See the rating.

Shop COG.

Shop COG @ Immaculate Vegan.


Rated: Good
three pairs of eco sneakers by CARIUMA

CARIUMA is a more sustainable Brazilian sneaker brand that wants you to feel super comfortable while providing effortless style in organic canvas, leather, and suede styles.

Find CARIUMA's shoes in US sizes 5-13.

See the rating.



Rated: Good

ID.EIGHT is an Italian brand that was born from the meeting between Dong Seon Lee and Giuliana Borzillo, both come from the world of footwear, where they worked and met. Together they have created a more ethical and sustainable collection of sneakers with a refined design. The shoes are made in Italy with lower-impact materials from food industry waste such as apple peels, grape stalks and seeds, and pineapple leaves, as well as recycled cotton and polyester.

Find the shoes in EU sizes 36-46.

See the rating.



Rated: Good
sustainable sneakers made by Womsh

Fashion and responsible production can go together and Womsh is the brand that proves it. Its shoes are entirely designed and manufactured in Italy, and its clothing range is made from lower-impact fabrics like organic cotton.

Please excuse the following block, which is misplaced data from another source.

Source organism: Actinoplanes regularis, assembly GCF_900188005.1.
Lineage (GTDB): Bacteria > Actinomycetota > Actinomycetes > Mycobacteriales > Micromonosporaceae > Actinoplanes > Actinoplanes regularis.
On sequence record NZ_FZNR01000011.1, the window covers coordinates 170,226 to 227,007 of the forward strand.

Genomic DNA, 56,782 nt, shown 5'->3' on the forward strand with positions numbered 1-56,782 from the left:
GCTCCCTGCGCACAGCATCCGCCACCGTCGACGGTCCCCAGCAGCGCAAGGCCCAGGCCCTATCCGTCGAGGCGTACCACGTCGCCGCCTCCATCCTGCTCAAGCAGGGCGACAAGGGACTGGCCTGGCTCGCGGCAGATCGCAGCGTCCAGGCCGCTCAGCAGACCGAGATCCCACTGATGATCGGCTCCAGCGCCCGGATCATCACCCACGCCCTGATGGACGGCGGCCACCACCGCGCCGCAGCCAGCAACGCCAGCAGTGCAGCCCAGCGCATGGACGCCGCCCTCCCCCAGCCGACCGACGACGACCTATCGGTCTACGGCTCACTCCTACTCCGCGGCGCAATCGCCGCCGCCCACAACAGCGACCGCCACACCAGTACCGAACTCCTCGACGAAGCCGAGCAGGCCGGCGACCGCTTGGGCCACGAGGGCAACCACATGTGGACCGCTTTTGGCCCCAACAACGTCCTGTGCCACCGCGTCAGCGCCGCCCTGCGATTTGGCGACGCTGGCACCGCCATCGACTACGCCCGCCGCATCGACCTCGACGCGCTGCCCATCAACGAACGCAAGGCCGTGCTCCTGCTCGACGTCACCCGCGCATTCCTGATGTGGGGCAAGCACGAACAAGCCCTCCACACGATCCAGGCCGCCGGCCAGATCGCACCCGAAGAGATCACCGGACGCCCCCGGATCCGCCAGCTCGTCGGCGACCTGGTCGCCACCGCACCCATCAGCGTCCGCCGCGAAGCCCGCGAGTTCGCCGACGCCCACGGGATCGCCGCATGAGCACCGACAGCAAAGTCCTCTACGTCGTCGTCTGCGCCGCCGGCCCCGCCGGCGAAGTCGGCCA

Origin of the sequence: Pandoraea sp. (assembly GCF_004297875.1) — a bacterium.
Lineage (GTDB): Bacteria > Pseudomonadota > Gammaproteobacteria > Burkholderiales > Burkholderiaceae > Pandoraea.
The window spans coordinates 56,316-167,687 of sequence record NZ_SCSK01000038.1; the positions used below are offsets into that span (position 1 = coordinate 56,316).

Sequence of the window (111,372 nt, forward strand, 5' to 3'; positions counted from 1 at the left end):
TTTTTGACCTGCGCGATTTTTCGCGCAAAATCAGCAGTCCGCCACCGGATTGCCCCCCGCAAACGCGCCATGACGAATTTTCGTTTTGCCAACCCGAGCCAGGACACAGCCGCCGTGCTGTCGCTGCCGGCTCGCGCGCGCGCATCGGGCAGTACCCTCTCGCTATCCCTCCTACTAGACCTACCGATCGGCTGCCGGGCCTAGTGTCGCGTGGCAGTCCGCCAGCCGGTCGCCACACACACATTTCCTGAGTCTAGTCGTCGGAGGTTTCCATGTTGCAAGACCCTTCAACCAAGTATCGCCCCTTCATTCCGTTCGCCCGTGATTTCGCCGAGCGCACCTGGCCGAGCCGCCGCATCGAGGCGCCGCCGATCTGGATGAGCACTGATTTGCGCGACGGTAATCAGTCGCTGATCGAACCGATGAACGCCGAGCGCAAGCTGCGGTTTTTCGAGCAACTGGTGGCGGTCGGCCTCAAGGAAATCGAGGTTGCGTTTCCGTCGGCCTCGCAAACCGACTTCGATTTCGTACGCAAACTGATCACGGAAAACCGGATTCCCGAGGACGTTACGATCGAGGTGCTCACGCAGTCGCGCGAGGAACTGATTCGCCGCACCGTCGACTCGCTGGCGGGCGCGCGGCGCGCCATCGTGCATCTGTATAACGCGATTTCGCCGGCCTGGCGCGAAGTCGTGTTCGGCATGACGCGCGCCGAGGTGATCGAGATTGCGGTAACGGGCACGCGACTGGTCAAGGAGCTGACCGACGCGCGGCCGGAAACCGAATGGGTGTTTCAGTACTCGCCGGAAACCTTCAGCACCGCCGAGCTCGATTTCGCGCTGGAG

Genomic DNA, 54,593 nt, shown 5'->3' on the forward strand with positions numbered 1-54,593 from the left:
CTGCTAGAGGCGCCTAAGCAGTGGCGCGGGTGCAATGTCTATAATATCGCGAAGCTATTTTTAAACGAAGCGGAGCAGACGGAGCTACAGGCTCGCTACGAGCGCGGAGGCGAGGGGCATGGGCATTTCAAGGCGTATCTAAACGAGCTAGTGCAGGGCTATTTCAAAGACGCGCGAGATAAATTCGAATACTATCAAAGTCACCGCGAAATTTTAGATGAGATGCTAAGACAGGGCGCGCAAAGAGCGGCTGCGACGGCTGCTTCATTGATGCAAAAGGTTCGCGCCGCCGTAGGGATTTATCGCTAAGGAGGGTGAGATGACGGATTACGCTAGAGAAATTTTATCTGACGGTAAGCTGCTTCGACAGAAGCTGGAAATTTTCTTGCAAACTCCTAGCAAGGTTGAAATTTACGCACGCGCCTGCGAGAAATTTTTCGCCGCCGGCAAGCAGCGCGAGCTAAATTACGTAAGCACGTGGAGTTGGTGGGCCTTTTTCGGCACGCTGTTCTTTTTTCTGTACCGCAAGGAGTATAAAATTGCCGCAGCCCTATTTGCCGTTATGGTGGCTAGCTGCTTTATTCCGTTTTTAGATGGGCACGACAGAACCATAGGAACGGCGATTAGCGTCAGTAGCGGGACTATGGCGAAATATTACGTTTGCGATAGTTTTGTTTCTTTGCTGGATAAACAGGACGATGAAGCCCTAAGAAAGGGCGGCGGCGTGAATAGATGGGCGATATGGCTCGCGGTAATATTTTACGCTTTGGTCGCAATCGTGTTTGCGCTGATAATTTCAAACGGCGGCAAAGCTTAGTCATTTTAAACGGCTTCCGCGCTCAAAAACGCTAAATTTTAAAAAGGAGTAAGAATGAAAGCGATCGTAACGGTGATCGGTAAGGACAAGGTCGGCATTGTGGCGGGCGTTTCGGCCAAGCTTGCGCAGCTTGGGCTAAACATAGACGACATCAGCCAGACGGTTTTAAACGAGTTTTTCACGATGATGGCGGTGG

Find most shoes in EU sizes 35-42, and clothes in XS-2XL.

See the rating.

Shop Womsh.

Flamingos’ Life

Rated: Good
three pairs of vegan classic sneakers by Flamingos' Life

Flamingos' Life creates sneakers that are free from animal-derived materials for everyone. The brand uses lower-impact and PETA approved vegan materials, including upcycled materials.

Find the range in sizes 36-46.

See the rating.

Shop Flamingos' Life.


Rated: Great
People laughing in sports bras by Tripulse.

Tripulse is a Swedish activewear brand on a mission to create high-performing activewear that protects our planet and its people. The brand believes that fitness, both physical and mental, is the foundation for a good and healthy life and gives people the courage to live the life they dreamed of, to become their best selves, to make bold moves, and to change the world for the better.

Find most items in sizes XS-3XL.

See the rating.

Shop Tripulse.


Rated: Good
Someone gazing out across mountains wearing a beanie, shirt, and shorts by more sustainable brand, Nikin.

If you’re the kind of person who likes to wear their morals, look no further than Swiss brand NIKIN. Not only is a tree planted every time you purchase a NIKIN product, you also get to show your tree pride.